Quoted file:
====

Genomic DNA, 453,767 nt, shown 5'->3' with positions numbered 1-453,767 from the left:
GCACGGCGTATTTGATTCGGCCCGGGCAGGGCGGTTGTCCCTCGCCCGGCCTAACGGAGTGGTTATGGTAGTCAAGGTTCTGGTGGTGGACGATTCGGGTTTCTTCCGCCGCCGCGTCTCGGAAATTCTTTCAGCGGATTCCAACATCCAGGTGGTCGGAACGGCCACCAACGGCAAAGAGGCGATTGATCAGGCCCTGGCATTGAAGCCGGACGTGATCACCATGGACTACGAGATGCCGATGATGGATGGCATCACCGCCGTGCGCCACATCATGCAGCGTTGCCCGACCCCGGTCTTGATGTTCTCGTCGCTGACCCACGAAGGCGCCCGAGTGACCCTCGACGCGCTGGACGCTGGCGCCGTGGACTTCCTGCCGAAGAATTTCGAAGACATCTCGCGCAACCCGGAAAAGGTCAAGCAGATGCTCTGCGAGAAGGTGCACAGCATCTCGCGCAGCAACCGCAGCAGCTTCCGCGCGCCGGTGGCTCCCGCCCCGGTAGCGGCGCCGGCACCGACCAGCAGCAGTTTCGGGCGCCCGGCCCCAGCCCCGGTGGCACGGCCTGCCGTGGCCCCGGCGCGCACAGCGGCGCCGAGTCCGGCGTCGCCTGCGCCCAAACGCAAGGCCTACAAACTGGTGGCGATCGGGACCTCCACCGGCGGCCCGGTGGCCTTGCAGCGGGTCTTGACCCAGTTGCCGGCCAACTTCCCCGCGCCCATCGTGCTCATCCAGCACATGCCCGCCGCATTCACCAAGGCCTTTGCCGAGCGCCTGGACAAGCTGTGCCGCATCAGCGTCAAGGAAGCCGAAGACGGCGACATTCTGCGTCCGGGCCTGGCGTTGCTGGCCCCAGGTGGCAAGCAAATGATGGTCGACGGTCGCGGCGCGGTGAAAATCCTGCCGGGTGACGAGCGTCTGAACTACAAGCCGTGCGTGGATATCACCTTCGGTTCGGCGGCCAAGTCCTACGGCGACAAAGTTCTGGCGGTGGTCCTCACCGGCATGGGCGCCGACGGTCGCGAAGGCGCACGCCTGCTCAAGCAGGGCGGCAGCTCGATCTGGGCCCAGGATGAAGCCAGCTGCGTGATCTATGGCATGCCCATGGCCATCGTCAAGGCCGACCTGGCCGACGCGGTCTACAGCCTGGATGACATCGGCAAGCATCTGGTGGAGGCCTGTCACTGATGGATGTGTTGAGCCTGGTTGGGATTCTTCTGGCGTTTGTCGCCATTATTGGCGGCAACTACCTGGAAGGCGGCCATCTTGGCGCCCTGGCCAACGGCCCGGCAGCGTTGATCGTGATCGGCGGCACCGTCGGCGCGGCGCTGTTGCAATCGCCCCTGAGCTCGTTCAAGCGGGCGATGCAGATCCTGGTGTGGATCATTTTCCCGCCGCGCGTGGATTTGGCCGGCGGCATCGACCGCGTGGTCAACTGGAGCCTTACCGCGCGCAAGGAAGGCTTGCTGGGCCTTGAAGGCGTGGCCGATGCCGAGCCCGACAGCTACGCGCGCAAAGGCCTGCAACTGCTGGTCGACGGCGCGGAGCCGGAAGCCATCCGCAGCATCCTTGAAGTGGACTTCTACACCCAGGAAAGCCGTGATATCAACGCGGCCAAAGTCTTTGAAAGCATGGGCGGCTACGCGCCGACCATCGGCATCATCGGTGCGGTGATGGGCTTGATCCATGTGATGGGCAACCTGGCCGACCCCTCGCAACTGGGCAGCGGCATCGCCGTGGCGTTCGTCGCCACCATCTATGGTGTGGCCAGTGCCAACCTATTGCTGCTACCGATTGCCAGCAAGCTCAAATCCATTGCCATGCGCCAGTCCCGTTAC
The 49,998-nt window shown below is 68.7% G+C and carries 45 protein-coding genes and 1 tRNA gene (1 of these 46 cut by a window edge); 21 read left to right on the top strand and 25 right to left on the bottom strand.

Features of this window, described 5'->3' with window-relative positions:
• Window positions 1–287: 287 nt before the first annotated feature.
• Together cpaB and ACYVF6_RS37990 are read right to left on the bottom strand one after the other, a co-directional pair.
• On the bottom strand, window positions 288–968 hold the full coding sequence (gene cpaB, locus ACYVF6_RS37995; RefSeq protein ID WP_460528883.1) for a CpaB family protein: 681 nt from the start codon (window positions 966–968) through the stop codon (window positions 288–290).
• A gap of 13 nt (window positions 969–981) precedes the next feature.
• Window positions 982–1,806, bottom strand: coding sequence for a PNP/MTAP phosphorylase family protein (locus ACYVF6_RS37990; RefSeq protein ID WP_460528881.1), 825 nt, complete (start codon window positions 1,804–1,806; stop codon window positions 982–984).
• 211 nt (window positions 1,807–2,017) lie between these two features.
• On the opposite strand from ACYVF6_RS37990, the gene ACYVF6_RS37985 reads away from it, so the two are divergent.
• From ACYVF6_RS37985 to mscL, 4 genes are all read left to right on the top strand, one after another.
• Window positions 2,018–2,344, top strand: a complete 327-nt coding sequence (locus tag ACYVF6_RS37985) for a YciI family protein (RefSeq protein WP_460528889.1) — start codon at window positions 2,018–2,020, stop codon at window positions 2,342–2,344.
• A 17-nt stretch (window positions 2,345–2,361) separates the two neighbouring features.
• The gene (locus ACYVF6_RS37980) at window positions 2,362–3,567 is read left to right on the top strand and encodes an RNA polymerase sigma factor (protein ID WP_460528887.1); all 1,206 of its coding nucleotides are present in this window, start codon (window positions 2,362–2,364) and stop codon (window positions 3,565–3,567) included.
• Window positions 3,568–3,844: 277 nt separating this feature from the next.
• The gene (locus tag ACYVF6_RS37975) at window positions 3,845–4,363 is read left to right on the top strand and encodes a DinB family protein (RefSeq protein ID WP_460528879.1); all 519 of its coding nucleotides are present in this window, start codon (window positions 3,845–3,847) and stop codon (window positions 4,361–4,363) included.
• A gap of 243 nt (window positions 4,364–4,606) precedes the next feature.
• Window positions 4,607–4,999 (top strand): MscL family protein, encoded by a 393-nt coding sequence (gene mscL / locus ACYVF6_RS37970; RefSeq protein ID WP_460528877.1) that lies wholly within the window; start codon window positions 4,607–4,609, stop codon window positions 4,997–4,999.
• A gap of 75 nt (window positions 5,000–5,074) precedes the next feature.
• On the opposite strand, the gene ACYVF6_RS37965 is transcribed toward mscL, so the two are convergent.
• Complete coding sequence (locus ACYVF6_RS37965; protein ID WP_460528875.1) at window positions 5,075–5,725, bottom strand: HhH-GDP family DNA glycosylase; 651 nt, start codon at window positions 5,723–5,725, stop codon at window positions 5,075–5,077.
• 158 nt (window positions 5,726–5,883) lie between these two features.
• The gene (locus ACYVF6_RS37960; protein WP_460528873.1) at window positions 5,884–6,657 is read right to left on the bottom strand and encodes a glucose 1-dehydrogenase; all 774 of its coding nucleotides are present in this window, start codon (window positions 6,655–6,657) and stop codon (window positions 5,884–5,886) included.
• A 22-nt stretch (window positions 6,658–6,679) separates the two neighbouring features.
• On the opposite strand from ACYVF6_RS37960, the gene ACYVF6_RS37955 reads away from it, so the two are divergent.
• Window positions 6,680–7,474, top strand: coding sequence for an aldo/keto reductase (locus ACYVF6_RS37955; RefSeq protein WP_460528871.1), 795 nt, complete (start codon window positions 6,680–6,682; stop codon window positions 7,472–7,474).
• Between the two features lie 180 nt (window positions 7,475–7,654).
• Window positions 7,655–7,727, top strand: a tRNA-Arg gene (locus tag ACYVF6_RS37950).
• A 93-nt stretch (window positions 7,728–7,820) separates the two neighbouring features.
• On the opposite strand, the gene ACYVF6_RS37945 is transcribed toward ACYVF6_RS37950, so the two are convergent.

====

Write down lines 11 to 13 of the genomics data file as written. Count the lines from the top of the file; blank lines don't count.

• On the opposite strand from ACYVF6_RS37990, the gene ACYVF6_RS37985 reads away from it, so the two are divergent.
• From ACYVF6_RS37985 to mscL, 4 genes are all read left to right on the top strand, one after another.
• Window positions 2,018–2,344, top strand: a complete 327-nt coding sequence (locus tag ACYVF6_RS37985) for a YciI family protein (RefSeq protein WP_460528889.1) — start codon at window positions 2,018–2,020, stop codon at window positions 2,342–2,344.